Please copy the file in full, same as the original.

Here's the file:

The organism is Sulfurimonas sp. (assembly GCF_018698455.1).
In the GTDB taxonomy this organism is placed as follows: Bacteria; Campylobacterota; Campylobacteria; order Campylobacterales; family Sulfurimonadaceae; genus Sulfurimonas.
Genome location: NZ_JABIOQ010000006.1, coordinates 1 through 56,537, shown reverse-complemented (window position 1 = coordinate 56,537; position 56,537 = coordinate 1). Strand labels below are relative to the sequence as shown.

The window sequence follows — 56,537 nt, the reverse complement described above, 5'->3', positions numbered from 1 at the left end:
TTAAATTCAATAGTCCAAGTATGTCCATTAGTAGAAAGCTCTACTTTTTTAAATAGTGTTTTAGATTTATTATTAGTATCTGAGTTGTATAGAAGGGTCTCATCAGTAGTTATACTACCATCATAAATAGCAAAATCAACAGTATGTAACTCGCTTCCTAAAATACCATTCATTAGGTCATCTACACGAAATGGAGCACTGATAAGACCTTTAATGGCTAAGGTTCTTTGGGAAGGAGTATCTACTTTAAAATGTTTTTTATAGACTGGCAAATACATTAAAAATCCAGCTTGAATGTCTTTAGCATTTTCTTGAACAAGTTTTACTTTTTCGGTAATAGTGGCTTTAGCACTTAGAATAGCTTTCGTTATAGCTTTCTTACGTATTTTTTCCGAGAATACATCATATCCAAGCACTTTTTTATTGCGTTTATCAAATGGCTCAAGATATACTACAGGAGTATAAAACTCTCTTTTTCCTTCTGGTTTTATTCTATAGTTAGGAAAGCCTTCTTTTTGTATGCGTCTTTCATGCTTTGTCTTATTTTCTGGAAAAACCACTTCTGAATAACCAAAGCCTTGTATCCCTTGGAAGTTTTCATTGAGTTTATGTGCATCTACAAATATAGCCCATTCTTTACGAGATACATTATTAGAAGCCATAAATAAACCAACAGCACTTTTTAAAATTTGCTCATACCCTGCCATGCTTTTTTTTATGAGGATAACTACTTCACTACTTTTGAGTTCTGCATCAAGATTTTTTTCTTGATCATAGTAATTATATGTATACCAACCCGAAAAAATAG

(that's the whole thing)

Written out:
The organism is Sulfurimonas sp. (assembly GCF_018698455.1).
In the GTDB taxonomy this organism is placed as follows: Bacteria; Campylobacterota; Campylobacteria; order Campylobacterales; family Sulfurimonadaceae; genus Sulfurimonas.
Genome location: NZ_JABIOQ010000006.1, coordinates 1 through 56,537, shown reverse-complemented (window position 1 = coordinate 56,537; position 56,537 = coordinate 1). Strand labels below are relative to the sequence as shown.

The window sequence follows — 56,537 nt, the reverse complement described above, 5'->3', positions numbered from 1 at the left end:
TTAAATTCAATAGTCCAAGTATGTCCATTAGTAGAAAGCTCTACTTTTTTAAATAGTGTTTTAGATTTATTATTAGTATCTGAGTTGTATAGAAGGGTCTCATCAGTAGTTATACTACCATCATAAATAGCAAAATCAACAGTATGTAACTCGCTTCCTAAAATACCATTCATTAGGTCATCTACACGAAATGGAGCACTGATAAGACCTTTAATGGCTAAGGTTCTTTGGGAAGGAGTATCTACTTTAAAATGTTTTTTATAGACTGGCAAATACATTAAAAATCCAGCTTGAATGTCTTTAGCATTTTCTTGAACAAGTTTTACTTTTTCGGTAATAGTGGCTTTAGCACTTAGAATAGCTTTCGTTATAGCTTTCTTACGTATTTTTTCCGAGAATACATCATATCCAAGCACTTTTTTATTGCGTTTATCAAATGGCTCAAGATATACTACAGGAGTATAAAACTCTCTTTTTCCTTCTGGTTTTATTCTATAGTTAGGAAAGCCTTCTTTTTGTATGCGTCTTTCATGCTTTGTCTTATTTTCTGGAAAAACCACTTCTGAATAACCAAAGCCTTGTATCCCTTGGAAGTTTTCATTGAGTTTATGTGCATCTACAAATATAGCCCATTCTTTACGAGATACATTATTAGAAGCCATAAATAAACCAACAGCACTTTTTAAAATTTGCTCATACCCTGCCATGCTTTTTTTTATGAGGATAACTACTTCACTACTTTTGAGTTCTGCATCAAGATTTTTTTCTTGATCATAGTAATTATATGTATACCAACCCGAAAAAATAG